** The Last Church, which takes place during the Age of Strife, heavily implies Terra wasn't as bad as the Emperor makes it out to be as most of the world's nations exist and peaceful travel can take place between them.
* ArchivePanic: Well... so far, thirty novels and stand-alone novellas, nine anthologies, twenty one audiodramas and one comic. Before you finish your ArchiveBinge, four to five more books are likely to be published. However, some people, rather than read everything, simply choose to follow storylines that interest them and read up on the rest online.
* SugarWiki/AwesomeArt: Some of the wraparound covers are impossibly amazing, such as the one for ''[[http://www.blacklibrary.com/Images/BL/blog/2011/07/Know_No_Fear_huge.jpg Know No Fear]]'' or, more recently, ''[[http://vignette2.wikia.nocookie.net/warhammer40k/images/a/aa/HHXXXI-Deathfire.jpg/revision/latest?cb=20150802102613 Deathfire]]''.
* BrokenBase: While UnpleasableFanbase is pretty much a constant for this franchise, some issues are more divisive than others.
** Imperium Secundus is redundant, brings nothing but padding to the plot and should have never been invented vs. Imperium Secundus is the only logical thing to happen and a fascinating sub-plot vs. Imperium Secundus has some nice concepts, but is overally [[TheyWastedAPerfectlyGoodPlot severely underused]].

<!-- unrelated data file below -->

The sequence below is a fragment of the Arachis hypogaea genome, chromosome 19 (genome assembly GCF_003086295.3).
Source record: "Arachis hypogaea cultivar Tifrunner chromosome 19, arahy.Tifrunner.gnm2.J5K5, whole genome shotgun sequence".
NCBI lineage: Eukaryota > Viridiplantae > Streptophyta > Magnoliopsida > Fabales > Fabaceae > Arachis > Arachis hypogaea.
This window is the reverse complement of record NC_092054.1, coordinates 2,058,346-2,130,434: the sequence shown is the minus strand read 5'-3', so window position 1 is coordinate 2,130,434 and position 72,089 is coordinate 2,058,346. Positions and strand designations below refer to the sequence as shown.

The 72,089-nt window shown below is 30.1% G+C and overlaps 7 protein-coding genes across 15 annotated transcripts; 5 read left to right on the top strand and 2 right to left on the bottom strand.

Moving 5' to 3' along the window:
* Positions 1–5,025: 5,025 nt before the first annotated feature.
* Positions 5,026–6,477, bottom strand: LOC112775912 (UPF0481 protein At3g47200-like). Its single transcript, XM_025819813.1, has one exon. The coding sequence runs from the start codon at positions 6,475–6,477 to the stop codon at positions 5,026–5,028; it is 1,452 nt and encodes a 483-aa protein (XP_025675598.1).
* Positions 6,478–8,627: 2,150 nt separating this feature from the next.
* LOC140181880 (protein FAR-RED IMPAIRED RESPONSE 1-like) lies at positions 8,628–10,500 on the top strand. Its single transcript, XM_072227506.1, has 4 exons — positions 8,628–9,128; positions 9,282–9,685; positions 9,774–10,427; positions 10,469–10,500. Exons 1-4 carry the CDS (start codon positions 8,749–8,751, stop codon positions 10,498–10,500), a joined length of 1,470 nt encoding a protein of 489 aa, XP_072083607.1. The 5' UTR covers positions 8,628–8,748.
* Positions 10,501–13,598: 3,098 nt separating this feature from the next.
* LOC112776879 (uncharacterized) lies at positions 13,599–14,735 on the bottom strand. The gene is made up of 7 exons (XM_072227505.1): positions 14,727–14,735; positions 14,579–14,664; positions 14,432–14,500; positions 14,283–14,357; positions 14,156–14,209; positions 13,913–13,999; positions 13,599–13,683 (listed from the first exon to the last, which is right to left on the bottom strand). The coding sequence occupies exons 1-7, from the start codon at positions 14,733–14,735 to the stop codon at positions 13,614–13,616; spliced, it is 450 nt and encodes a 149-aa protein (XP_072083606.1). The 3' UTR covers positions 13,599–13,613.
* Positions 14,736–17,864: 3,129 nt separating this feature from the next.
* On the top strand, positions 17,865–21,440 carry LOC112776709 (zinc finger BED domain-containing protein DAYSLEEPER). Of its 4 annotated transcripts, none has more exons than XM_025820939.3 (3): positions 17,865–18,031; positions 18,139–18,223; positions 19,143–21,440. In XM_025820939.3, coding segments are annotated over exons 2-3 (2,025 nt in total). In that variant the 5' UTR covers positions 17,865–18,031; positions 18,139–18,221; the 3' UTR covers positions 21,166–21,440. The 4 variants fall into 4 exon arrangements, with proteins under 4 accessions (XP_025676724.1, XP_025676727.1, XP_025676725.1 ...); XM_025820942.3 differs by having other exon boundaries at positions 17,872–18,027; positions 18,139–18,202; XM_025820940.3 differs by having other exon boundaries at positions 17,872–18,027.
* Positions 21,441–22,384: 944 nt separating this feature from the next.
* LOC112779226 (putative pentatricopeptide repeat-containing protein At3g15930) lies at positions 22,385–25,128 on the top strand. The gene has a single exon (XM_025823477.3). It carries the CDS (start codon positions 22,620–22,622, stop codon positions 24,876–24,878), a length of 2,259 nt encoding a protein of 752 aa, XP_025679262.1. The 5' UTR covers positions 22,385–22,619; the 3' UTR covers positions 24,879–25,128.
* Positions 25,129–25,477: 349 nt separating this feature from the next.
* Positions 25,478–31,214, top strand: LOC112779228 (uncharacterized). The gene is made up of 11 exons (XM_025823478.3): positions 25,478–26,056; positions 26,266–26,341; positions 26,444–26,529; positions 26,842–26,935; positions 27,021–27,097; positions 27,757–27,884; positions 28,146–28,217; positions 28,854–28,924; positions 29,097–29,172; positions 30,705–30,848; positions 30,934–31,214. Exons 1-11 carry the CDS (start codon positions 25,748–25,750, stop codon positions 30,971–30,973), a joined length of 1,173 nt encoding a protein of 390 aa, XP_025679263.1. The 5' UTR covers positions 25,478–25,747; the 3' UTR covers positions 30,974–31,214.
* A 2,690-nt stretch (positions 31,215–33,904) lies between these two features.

** The franchise itself is either continuously interesting and pushes its plot forward at a good pace or it's getting steadily worse and has abandoned all pretense of advancing the plot in favour of turning into a shameless money-grab.
** New and revamped Ollanius Pius is either awesome or a fail on Games Workshop's part.
** The Emperor of Mankind is a brilliant genius who was forced to do some terrible things for the good of humanity vs. the Emperor is a whiny, self-absorbed warlord with delusions of infallibility. There's also the moderate part which believes that the Emperor is a good-intentioned, but deeply flawed being, and the people who theorize that [[TakeAThirdOption the Emperor of Mankind is actually not an ancient magical being, but an artificial human in the vein of the Primarchs created by Malcador, the]] ''{{t|akeAThirdOption}}rue'' [[TakeAThirdOption immortal protector of humanity, only a few hundred years back]].